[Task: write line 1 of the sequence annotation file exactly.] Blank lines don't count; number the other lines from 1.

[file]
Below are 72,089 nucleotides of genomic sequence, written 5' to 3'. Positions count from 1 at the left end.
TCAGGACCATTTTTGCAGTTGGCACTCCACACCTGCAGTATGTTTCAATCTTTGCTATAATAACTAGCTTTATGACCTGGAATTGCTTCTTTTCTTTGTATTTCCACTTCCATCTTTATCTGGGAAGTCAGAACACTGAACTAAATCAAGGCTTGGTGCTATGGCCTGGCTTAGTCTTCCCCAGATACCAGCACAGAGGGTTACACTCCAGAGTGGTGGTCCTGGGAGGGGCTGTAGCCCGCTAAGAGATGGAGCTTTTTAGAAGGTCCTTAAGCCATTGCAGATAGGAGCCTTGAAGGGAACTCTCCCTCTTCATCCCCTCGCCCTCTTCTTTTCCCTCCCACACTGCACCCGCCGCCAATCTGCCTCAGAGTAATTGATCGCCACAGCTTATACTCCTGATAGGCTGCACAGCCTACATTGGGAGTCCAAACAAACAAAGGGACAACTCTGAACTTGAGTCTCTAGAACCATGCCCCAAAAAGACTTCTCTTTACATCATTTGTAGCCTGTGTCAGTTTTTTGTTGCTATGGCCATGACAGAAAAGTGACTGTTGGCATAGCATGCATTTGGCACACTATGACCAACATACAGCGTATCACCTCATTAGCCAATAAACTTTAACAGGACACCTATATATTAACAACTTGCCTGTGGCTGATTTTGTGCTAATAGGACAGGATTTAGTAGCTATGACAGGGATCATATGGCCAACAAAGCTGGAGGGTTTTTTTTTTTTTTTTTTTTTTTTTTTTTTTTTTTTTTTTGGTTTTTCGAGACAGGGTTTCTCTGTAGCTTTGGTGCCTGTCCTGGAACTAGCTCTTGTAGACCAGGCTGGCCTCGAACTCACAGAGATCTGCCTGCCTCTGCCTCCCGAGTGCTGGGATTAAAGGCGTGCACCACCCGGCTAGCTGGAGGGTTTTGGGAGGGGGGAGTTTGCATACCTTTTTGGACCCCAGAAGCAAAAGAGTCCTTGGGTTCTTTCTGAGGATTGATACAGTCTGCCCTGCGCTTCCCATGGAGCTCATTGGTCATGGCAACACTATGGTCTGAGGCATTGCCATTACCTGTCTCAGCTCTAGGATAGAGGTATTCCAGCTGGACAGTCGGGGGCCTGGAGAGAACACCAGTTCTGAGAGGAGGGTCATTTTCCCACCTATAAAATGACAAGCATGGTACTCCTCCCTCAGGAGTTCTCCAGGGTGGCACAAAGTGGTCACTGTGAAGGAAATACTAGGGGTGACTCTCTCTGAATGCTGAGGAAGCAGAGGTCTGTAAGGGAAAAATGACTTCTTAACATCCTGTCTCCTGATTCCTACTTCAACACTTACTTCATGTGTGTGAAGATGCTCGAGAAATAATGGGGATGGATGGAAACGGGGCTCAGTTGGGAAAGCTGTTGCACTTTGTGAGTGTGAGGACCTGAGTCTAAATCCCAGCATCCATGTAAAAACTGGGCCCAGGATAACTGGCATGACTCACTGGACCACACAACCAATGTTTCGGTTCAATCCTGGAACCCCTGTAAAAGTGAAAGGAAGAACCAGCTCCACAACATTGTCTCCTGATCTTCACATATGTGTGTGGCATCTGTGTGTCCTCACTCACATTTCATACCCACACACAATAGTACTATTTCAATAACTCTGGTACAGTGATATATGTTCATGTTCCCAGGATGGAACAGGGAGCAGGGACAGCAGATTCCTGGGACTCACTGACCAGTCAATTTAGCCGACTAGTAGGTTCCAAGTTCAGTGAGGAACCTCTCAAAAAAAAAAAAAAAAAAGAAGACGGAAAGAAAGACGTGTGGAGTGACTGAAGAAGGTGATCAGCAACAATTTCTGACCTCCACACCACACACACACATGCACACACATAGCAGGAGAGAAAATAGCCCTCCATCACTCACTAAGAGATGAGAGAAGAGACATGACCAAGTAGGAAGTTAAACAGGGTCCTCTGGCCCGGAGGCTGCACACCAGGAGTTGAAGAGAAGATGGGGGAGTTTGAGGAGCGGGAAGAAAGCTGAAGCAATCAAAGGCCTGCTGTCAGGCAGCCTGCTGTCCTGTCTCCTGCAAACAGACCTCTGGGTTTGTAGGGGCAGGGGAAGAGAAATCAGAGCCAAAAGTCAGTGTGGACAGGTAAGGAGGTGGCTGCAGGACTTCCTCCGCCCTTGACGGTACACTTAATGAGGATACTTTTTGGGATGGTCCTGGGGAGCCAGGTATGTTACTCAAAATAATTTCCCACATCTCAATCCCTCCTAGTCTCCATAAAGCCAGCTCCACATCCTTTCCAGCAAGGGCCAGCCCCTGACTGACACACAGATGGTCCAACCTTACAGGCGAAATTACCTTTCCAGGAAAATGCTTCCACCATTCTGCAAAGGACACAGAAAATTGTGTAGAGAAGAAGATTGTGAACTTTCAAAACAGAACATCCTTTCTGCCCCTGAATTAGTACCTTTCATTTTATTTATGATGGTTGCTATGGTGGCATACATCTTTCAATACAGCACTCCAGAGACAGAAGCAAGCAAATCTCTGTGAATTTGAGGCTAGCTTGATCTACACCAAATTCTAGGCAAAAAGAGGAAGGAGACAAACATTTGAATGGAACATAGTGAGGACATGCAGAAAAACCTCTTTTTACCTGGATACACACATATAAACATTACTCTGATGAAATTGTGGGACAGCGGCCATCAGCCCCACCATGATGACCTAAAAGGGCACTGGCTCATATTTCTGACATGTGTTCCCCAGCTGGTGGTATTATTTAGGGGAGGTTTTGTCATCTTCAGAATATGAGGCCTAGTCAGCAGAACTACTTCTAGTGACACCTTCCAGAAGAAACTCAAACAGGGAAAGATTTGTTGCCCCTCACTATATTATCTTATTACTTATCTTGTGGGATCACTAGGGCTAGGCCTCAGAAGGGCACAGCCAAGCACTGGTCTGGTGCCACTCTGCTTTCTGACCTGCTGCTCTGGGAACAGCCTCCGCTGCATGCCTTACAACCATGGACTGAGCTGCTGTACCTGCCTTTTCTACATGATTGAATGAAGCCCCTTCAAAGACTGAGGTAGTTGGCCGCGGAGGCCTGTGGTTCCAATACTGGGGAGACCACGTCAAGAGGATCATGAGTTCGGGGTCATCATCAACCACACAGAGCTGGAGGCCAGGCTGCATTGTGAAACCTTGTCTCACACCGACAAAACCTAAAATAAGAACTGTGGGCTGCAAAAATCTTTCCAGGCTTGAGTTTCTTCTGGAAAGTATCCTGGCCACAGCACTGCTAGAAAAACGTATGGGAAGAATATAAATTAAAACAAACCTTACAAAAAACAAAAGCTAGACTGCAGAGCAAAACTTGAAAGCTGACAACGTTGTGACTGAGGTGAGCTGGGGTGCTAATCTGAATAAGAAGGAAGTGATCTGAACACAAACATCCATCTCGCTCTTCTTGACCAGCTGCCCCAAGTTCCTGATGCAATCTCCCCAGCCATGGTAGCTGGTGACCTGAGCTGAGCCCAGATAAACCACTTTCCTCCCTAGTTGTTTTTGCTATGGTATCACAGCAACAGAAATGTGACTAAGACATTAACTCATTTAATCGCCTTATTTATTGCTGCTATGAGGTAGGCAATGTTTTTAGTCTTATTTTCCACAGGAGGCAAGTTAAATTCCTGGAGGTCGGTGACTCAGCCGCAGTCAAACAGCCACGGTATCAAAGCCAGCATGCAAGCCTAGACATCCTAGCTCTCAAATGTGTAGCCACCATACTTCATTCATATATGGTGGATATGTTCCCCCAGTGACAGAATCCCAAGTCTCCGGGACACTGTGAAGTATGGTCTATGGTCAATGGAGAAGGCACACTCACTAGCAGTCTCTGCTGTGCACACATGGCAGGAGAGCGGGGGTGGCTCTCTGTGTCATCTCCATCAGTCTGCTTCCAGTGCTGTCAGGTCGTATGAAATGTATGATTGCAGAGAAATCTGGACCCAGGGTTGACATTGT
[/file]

Below are 72,089 nucleotides of genomic sequence, written 5' to 3'. Positions count from 1 at the left end.